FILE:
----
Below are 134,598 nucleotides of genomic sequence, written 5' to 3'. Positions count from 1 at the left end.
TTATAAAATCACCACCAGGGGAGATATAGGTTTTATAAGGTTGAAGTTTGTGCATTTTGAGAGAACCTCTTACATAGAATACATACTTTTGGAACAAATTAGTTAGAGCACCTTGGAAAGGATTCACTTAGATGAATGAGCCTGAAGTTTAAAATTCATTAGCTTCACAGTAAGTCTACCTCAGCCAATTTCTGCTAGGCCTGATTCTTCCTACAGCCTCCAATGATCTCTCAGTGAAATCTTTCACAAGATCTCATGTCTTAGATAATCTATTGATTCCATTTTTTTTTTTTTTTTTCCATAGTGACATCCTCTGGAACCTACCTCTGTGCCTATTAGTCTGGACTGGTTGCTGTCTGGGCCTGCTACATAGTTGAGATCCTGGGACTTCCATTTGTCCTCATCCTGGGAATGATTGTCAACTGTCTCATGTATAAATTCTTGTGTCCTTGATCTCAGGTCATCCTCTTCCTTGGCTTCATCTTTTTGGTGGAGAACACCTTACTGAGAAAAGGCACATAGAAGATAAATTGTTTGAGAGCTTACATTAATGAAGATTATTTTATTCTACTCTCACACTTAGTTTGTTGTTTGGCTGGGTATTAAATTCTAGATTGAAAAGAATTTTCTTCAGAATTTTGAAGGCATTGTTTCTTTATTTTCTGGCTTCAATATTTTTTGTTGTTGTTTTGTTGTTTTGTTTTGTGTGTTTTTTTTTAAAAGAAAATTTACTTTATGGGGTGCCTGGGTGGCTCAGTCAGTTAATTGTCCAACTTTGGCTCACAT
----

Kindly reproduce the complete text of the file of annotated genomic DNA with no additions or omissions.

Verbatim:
Below are 134,598 nucleotides of genomic sequence, written 5' to 3'. Positions count from 1 at the left end.
TTATAAAATCACCACCAGGGGAGATATAGGTTTTATAAGGTTGAAGTTTGTGCATTTTGAGAGAACCTCTTACATAGAATACATACTTTTGGAACAAATTAGTTAGAGCACCTTGGAAAGGATTCACTTAGATGAATGAGCCTGAAGTTTAAAATTCATTAGCTTCACAGTAAGTCTACCTCAGCCAATTTCTGCTAGGCCTGATTCTTCCTACAGCCTCCAATGATCTCTCAGTGAAATCTTTCACAAGATCTCATGTCTTAGATAATCTATTGATTCCATTTTTTTTTTTTTTTTTCCATAGTGACATCCTCTGGAACCTACCTCTGTGCCTATTAGTCTGGACTGGTTGCTGTCTGGGCCTGCTACATAGTTGAGATCCTGGGACTTCCATTTGTCCTCATCCTGGGAATGATTGTCAACTGTCTCATGTATAAATTCTTGTGTCCTTGATCTCAGGTCATCCTCTTCCTTGGCTTCATCTTTTTGGTGGAGAACACCTTACTGAGAAAAGGCACATAGAAGATAAATTGTTTGAGAGCTTACATTAATGAAGATTATTTTATTCTACTCTCACACTTAGTTTGTTGTTTGGCTGGGTATTAAATTCTAGATTGAAAAGAATTTTCTTCAGAATTTTGAAGGCATTGTTTCTTTATTTTCTGGCTTCAATATTTTTTGTTGTTGTTTTGTTGTTTTGTTTTGTGTGTTTTTTTTTAAAAGAAAATTTACTTTATGGGGTGCCTGGGTGGCTCAGTCAGTTAATTGTCCAACTTTGGCTCACAT